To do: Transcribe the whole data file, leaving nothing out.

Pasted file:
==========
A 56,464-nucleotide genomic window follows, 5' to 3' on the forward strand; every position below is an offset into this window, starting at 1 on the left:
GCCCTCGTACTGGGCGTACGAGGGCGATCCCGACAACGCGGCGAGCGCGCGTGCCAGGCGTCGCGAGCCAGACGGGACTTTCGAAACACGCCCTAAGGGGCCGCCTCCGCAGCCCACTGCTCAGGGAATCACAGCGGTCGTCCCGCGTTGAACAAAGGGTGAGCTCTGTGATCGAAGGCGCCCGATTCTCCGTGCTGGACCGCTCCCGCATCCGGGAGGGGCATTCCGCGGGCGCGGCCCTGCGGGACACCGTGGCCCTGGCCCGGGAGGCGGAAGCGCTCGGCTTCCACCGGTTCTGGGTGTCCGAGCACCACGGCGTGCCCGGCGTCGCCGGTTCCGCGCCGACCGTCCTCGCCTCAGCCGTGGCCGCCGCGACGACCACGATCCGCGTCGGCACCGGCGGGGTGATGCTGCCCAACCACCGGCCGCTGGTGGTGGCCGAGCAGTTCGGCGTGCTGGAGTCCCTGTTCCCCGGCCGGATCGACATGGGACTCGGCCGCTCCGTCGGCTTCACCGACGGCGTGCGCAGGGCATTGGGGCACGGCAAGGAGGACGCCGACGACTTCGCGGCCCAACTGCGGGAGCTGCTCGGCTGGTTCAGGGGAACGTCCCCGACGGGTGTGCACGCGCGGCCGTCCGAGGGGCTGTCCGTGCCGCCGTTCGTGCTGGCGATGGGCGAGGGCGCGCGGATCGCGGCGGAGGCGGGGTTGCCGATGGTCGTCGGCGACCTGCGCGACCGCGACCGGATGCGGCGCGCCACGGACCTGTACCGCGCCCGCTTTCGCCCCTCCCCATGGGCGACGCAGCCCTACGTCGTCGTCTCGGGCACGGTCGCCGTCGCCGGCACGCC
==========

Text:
A 56,464-nucleotide genomic window follows, 5' to 3' on the forward strand; every position below is an offset into this window, starting at 1 on the left:
GCCCTCGTACTGGGCGTACGAGGGCGATCCCGACAACGCGGCGAGCGCGCGTGCCAGGCGTCGCGAGCCAGACGGGACTTTCGAAACACGCCCTAAGGGGCCGCCTCCGCAGCCCACTGCTCAGGGAATCACAGCGGTCGTCCCGCGTTGAACAAAGGGTGAGCTCTGTGATCGAAGGCGCCCGATTCTCCGTGCTGGACCGCTCCCGCATCCGGGAGGGGCATTCCGCGGGCGCGGCCCTGCGGGACACCGTGGCCCTGGCCCGGGAGGCGGAAGCGCTCGGCTTCCACCGGTTCTGGGTGTCCGAGCACCACGGCGTGCCCGGCGTCGCCGGTTCCGCGCCGACCGTCCTCGCCTCAGCCGTGGCCGCCGCGACGACCACGATCCGCGTCGGCACCGGCGGGGTGATGCTGCCCAACCACCGGCCGCTGGTGGTGGCCGAGCAGTTCGGCGTGCTGGAGTCCCTGTTCCCCGGCCGGATCGACATGGGACTCGGCCGCTCCGTCGGCTTCACCGACGGCGTGCGCAGGGCATTGGGGCACGGCAAGGAGGACGCCGACGACTTCGCGGCCCAACTGCGGGAGCTGCTCGGCTGGTTCAGGGGAACGTCCCCGACGGGTGTGCACGCGCGGCCGTCCGAGGGGCTGTCCGTGCCGCCGTTCGTGCTGGCGATGGGCGAGGGCGCGCGGATCGCGGCGGAGGCGGGGTTGCCGATGGTCGTCGGCGACCTGCGCGACCGCGACCGGATGCGGCGCGCCACGGACCTGTACCGCGCCCGCTTTCGCCCCTCCCCATGGGCGACGCAGCCCTACGTCGTCGTCTCGGGCACGGTCGCCGTCGCCGGCACGCC